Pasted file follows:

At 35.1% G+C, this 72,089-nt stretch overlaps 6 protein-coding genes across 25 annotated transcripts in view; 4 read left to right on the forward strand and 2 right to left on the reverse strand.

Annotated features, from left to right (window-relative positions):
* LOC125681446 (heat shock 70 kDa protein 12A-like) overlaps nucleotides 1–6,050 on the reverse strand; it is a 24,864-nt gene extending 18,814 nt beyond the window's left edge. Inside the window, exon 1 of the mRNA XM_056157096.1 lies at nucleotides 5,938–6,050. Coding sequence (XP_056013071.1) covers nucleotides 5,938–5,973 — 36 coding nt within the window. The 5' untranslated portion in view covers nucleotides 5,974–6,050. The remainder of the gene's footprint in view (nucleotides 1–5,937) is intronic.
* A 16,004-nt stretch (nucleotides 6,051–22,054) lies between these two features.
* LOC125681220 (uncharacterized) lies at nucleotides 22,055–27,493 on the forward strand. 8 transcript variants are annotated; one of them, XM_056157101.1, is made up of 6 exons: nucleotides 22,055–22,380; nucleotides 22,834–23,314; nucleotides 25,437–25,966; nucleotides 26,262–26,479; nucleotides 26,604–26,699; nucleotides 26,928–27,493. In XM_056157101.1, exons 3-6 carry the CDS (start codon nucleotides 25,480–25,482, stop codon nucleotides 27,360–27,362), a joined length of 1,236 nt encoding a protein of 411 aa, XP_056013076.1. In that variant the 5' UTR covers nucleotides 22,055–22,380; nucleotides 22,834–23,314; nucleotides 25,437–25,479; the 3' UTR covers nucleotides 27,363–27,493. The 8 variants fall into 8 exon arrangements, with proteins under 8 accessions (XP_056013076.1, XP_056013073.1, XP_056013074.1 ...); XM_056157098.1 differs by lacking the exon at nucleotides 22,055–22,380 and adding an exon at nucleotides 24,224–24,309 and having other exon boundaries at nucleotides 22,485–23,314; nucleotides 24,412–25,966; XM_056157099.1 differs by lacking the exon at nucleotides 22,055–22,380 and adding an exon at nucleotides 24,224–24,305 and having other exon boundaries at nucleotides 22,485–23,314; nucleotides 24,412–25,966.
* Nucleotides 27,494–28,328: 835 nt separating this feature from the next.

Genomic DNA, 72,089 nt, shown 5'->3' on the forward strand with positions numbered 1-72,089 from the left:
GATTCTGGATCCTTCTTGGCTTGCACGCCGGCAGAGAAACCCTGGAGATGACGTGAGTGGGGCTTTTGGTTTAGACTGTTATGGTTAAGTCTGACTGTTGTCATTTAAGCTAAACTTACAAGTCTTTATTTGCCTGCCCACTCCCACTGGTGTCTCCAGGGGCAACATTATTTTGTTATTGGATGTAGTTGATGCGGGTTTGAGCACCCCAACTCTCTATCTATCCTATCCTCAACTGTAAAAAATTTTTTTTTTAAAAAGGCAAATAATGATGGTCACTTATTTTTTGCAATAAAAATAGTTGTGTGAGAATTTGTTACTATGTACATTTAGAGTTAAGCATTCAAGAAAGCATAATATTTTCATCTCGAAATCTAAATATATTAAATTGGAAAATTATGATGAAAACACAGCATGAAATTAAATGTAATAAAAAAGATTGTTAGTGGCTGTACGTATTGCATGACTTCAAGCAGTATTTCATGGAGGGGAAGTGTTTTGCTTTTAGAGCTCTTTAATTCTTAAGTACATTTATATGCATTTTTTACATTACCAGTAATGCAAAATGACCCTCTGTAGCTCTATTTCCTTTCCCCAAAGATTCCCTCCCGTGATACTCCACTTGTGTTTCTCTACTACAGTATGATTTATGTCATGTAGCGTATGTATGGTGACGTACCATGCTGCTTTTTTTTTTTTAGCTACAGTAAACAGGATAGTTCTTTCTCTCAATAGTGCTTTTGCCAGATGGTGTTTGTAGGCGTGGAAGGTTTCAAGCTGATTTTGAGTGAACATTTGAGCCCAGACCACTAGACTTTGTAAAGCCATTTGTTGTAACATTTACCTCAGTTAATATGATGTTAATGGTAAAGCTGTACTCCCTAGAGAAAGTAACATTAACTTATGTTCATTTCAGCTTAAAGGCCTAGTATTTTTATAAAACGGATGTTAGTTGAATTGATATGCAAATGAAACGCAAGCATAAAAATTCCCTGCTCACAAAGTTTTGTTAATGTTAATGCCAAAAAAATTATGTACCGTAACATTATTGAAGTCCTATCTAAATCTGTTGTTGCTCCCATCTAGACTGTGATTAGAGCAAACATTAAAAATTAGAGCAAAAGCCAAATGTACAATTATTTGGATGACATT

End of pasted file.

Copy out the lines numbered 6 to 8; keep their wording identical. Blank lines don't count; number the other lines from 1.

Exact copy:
* Nucleotides 27,494–28,328: 835 nt separating this feature from the next.

Genomic DNA, 72,089 nt, shown 5'->3' on the forward strand with positions numbered 1-72,089 from the left:
GATTCTGGATCCTTCTTGGCTTGCACGCCGGCAGAGAAACCCTGGAGATGACGTGAGTGGGGCTTTTGGTTTAGACTGTTATGGTTAAGTCTGACTGTTGTCATTTAAGCTAAACTTACAAGTCTTTATTTGCCTGCCCACTCCCACTGGTGTCTCCAGGGGCAACATTATTTTGTTATTGGATGTAGTTGATGCGGGTTTGAGCACCCCAACTCTCTATCTATCCTATCCTCAACTGTAAAAAATTTTTTTTTTAAAAAGGCAAATAATGATGGTCACTTATTTTTTGCAATAAAAATAGTTGTGTGAGAATTTGTTACTATGTACATTTAGAGTTAAGCATTCAAGAAAGCATAATATTTTCATCTCGAAATCTAAATATATTAAATTGGAAAATTATGATGAAAACACAGCATGAAATTAAATGTAATAAAAAAGATTGTTAGTGGCTGTACGTATTGCATGACTTCAAGCAGTATTTCATGGAGGGGAAGTGTTTTGCTTTTAGAGCTCTTTAATTCTTAAGTACATTTATATGCATTTTTTACATTACCAGTAATGCAAAATGACCCTCTGTAGCTCTATTTCCTTTCCCCAAAGATTCCCTCCCGTGATACTCCACTTGTGTTTCTCTACTACAGTATGATTTATGTCATGTAGCGTATGTATGGTGACGTACCATGCTGCTTTTTTTTTTTTAGCTACAGTAAACAGGATAGTTCTTTCTCTCAATAGTGCTTTTGCCAGATGGTGTTTGTAGGCGTGGAAGGTTTCAAGCTGATTTTGAGTGAACATTTGAGCCCAGACCACTAGACTTTGTAAAGCCATTTGTTGTAACATTTACCTCAGTTAATATGATGTTAATGGTAAAGCTGTACTCCCTAGAGAAAGTAACATTAACTTATGTTCATTTCAGCTTAAAGGCCTAGTATTTTTATAAAACGGATGTTAGTTGAATTGATATGCAAATGAAACGCAAGCATAAAAATTCCCTGCTCACAAAGTTTTGTTAATGTTAATGCCAAAAAAATTATGTACCGTAACATTATTGAAGTCCTATCTAAATCTGTTGTTGCTCCCATCTAGACTGTGATTAGAGCAAACATTAAAAATTAGAGCAAAAGCCAAATGTACAATTATTTGGATGACATT